Frontiere has owned the team for 21 years. Today, that team has a new stadium, a city that loves its heroes, millions in profits and the most exciting product out there.

"The Rams had not done well for 20 years before that," Steve Rosenbloom, the jilted stepson, said Tuesday night. "That's not a good track record.

"But (Rams coach) Dick Vermeil is a guy of great character, and obviously he has control."

Yes, Frontiere is a hands-off owner. She moved the Rams from Los Angeles to St. Louis and gave Vermeil great powers to run the team. But any business professor will say a great leader surrounds himself - or herself - with great people.

The issue with Frontiere, though, is how she got where she is.

"Here's the question I'm phrasing," said Donna Lopiano, executive director of the Women's Sports Foundation. "Who is more idiosyncratic than Ted Turner, George Steinbrenner? But they are given respect because they're men.

"When are we going to get past this? This is a successful business. Give credit where credit is due."

Idiosyncratic? Frontiere's birth certificate says her name was Violet Francis Irwin. That name was scratched out years later with the name Georgia Lee scribbled in.

In Los Angeles, she pronounced her name Fron-tee-air-a, but since arriving in St. Louis in 1995, it is Fron-teer. "It's easier," she said. Late on a stadium payment in Anaheim, Calif., before moving the team, she told the Los Angeles Times, "I don't sign checks when Mercury is in retrograde."

The Rams' media guide in 1979, the year she took over, listed her as 42 years old. She was 51. When the Rams lost a playoff game 51- 7, she gave her players Cabbage Patch dolls.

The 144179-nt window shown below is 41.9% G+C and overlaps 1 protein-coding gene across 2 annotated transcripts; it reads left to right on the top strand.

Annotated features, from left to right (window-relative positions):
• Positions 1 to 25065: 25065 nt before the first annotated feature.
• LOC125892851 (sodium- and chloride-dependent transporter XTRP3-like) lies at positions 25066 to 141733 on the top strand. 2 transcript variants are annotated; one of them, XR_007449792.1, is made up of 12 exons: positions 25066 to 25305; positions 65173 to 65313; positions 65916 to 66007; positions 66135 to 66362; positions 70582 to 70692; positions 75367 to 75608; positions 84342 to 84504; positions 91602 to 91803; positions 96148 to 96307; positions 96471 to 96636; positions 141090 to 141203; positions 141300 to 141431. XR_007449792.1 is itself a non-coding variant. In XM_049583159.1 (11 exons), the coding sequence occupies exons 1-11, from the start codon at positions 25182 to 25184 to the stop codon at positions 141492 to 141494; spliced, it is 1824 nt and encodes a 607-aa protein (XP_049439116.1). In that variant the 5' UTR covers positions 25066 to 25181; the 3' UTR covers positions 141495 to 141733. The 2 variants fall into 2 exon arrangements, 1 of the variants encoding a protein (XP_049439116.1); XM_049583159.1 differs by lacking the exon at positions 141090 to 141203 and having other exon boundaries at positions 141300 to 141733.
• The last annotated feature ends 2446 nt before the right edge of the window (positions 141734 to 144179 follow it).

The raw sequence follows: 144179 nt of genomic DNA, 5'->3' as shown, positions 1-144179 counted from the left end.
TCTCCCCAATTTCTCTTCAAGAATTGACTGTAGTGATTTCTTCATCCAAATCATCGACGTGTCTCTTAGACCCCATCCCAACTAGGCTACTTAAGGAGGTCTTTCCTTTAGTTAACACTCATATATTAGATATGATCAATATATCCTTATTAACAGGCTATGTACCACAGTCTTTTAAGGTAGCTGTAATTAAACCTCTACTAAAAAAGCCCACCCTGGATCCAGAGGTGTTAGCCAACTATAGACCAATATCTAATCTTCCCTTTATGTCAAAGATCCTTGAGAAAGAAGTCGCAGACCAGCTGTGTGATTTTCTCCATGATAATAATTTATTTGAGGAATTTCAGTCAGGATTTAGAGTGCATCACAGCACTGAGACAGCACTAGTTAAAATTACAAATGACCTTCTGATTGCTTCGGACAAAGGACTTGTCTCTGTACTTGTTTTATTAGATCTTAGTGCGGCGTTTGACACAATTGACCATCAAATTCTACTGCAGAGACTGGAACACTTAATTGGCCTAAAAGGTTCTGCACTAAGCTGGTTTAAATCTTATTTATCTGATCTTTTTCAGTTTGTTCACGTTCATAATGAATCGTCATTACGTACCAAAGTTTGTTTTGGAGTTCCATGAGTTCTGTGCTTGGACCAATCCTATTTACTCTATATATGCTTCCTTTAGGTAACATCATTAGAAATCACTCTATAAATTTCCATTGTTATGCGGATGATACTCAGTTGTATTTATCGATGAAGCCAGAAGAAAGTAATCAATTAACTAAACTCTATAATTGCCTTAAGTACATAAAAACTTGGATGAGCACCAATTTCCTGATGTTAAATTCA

On the other hand, when Frontiere, now 72, walked into St. Louis' trendy Tony's restaurant recently with her usual entourage, she received a standing ovation from the diners. It was the type of moment she lives for, as she once told Sports Illustrated, "Packaging is always the most important thing."

How is she being packaged today? When she was in the public eye in Los Angeles, she was not well-liked. Fans used to fill the stadium with signs begging her to sell the team. Today, she rarely grants interviews. And it is now that her image is growing.

Her marriages started when she was 15, to a Marine she won't identify. She married again at 18, but that husband died in a car accident. In 1949, she married again, then got a job as a $40-a-week chorus girl. When the 10-week show ended, she asked for a divorce, then married her stage manager.

She danced in the Silver Slipper casino chorus in Las Vegas, sang in nightclubs and got a job as a weather forecaster at WPLG-TV in Miami. She married again and divorced again, leaving that marriage to be with good friend Joseph P. Kennedy, father of John F. Kennedy.

That fifth husband was crushed. Ruth Wyler Plaut, who later became his sister-in-law, told the St. Louis Post-Dispatch: "It wasn't until later that we discovered the series of husbands. In retrospect, we figure that's how she got where she is."